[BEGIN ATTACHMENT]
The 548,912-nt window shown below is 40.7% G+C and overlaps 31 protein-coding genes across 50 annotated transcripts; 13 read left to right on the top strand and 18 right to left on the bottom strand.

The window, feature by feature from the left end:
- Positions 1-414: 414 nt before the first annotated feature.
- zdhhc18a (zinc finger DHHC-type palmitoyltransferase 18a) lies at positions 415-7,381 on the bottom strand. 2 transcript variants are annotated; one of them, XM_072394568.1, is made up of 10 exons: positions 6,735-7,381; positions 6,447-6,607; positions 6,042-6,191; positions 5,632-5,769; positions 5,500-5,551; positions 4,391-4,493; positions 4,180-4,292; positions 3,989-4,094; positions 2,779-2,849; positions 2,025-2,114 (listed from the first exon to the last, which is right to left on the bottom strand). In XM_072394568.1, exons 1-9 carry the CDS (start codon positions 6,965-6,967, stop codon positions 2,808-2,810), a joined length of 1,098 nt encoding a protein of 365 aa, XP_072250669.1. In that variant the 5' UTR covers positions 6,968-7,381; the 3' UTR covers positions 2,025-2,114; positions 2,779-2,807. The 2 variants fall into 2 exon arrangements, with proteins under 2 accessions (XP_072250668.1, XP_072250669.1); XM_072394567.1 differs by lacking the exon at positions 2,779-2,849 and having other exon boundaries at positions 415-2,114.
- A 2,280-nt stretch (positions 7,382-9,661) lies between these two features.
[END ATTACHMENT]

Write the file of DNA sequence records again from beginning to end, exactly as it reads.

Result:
The 548,912-nt window shown below is 40.7% G+C and overlaps 31 protein-coding genes across 50 annotated transcripts; 13 read left to right on the top strand and 18 right to left on the bottom strand.

The window, feature by feature from the left end:
- Positions 1-414: 414 nt before the first annotated feature.
- zdhhc18a (zinc finger DHHC-type palmitoyltransferase 18a) lies at positions 415-7,381 on the bottom strand. 2 transcript variants are annotated; one of them, XM_072394568.1, is made up of 10 exons: positions 6,735-7,381; positions 6,447-6,607; positions 6,042-6,191; positions 5,632-5,769; positions 5,500-5,551; positions 4,391-4,493; positions 4,180-4,292; positions 3,989-4,094; positions 2,779-2,849; positions 2,025-2,114 (listed from the first exon to the last, which is right to left on the bottom strand). In XM_072394568.1, exons 1-9 carry the CDS (start codon positions 6,965-6,967, stop codon positions 2,808-2,810), a joined length of 1,098 nt encoding a protein of 365 aa, XP_072250669.1. In that variant the 5' UTR covers positions 6,968-7,381; the 3' UTR covers positions 2,025-2,114; positions 2,779-2,807. The 2 variants fall into 2 exon arrangements, with proteins under 2 accessions (XP_072250668.1, XP_072250669.1); XM_072394567.1 differs by lacking the exon at positions 2,779-2,849 and having other exon boundaries at positions 415-2,114.
- A 2,280-nt stretch (positions 7,382-9,661) lies between these two features.